All you need to know about Chris!
Hello and welcome to my world.
I have been fortunate enough to have enjoyed many years as a professional photographer.
It opened many doors for me and allowed me to develop in many ways but all good things must come to an end.
A combination of health problems, relocation and big changes in the photographic industry made me realise that, as much as I still love photography, it was no longer a viable occupation for me.
Everybody is a photographer these days it would appear and I feel there is a much lower demand for professional photographers and many more photographers to choose from. People's perception of photography has changed and the mystery has been taken out of it. A photographer's customer often has a camera capable of taking high quality images, a better computer, and the same software as they do.
As a profession with no barrier to entry it is just a matter of buying a camera, having some cards printed and placing and advertisement and you're a "professional" photographer!
So, in 2010 I took the bold step of selling all my photographic equipment and starting again.
It has been quite a revelation and one thing is for certain - I am enjoying photography again
The Early Years
My interest in photography started at a very early age. My father was a keen amateur photographer and owned a variety of cameras some of which I still have in my possession.
It was at school in Amsterdam in the mid-seventies that my photography started to take shape. We were fortunate in having a photography class that I was able to attend and we had our own darkroom in which we could process our films and make prints. My father also set up a darkroom at home and so I could experiment as much as time allowed.
While I was a full-time professional photographer my philosophy was:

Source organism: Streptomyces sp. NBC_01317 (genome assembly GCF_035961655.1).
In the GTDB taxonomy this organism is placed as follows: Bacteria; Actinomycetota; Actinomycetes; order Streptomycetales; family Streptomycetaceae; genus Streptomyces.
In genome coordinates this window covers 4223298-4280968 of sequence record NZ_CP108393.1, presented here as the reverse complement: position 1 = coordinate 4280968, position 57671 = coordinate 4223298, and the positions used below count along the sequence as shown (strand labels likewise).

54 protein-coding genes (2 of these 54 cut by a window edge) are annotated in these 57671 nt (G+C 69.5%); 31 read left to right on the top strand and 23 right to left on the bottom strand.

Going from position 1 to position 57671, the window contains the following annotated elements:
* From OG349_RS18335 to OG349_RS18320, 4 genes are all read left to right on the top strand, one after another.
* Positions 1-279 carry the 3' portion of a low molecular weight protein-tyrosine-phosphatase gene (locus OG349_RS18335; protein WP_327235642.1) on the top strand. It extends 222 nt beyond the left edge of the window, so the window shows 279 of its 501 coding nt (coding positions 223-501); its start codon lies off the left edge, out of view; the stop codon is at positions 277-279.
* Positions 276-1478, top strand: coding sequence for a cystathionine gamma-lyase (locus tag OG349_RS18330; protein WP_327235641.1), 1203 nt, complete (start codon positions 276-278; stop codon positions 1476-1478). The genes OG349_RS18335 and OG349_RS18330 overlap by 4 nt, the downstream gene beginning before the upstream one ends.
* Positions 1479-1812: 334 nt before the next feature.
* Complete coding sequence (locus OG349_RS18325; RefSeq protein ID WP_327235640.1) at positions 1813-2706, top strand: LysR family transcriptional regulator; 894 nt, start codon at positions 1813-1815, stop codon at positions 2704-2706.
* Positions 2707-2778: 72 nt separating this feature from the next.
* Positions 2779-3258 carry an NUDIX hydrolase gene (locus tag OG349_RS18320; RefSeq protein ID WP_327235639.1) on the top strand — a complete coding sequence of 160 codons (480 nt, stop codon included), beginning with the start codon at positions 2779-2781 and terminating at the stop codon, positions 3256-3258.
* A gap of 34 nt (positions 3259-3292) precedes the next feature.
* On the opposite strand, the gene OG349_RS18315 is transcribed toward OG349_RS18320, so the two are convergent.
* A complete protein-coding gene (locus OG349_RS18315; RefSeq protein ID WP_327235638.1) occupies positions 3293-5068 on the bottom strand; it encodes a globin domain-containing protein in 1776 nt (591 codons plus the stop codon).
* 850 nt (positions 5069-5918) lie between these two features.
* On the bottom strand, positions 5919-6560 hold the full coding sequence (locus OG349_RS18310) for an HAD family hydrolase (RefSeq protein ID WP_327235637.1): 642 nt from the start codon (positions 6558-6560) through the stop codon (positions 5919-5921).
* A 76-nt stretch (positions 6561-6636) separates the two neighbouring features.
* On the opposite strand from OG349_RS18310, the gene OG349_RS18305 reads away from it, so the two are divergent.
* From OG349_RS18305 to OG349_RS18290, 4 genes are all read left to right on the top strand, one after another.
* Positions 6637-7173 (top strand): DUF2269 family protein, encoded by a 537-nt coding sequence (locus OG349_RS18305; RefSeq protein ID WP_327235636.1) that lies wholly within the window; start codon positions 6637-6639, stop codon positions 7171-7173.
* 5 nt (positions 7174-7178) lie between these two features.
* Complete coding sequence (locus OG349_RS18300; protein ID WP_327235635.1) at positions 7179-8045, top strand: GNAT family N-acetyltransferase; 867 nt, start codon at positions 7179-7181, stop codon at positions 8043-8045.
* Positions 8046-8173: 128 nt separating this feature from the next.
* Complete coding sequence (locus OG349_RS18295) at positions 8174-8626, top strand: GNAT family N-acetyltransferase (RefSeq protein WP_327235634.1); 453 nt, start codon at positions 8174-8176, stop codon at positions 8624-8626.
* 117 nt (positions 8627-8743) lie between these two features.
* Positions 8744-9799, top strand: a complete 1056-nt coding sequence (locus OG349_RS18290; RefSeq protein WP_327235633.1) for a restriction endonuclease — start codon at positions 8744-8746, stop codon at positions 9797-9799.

Firstly, remember the customer is your number one priority. Everything has to be to their liking if you are to succeed. From the moment they arrive I aim to be professional at all times while at the same time making their visit a pleasurable experience. I feel it is vital to make them feel comfortable and reassured.
Energy and enthusiasm are essential during a photo shoot if you are to get good expressions from your customers. If the customer believes you are enjoying taking their photograph then their expressions will reflect that. 80% expression. List of 1-10 first 8 are expression.
After the shoot, during the process of viewing and choosing images, it is important to ensure the customer only buys images they really like and are not pressured. I want them to be repeat customers and to refer me to others and this will not happen if they go away regretting their purchase or feeling they were pressured into buying.
My objective is to capture something of a person's character and to provide them with an image that they will treasure for many years. They must be of a standard that is much higher than they could achieve themselves.
I see myself as having a very spontaneous photographic technique which I think originates from many years of clay pigeon shooting. What I mean by this is that much like when I'm shooting clays, I like the camera to be in front of my face for as little time as possible. I like to be able to see the subject clearly and only lift the camera when I'm ready to take the shot. In the studio I find it helps maintain a rapport with the client and has also saved my skin while photographing motorcycle racing on more than one occasion.
Published Crash Sequence
I like to shoot using available light when I can but am happy to work in a studio with quality lighting.
I like to achieve as much as possible in camera but realise that Photoshop is the modern day darkroom and have learned many retouching techniques over the years.
My First Professional Job
My professional career was not always as a portrait photographer.
Flash clay breaking during the 2002 Commonwealth Games Men's Skeet Final.
In 2002 I was trying out a new camera body at the National Clay Shooting Centre in Bisley, Surrey when a magazine editor called Mike Barnes approached me and asked to look at some of my images. After looking at them has asked if I would be interested in selling some to him for publication. I agreed and have been working for him on a freelance basis ever since. It turned out that the event I had chosen to test my camera at was a warm up for the Commonwealth Games and I was asked if I could cover the actual games the following year. As a result I was an official photographer at the 2002 Commonwealth games and had many images published both during and after the event.
Starting in 2001 I developed a passion for motorsports photography and it rekindled my interest in motorcycle racing to the extent that I decided to concentrate on it full time to see where it took me.
Initially I attended club meetings and sold photographs directly to the riders. It wasn't long before I started to get images published in local papers and more and more people started asking to see my work.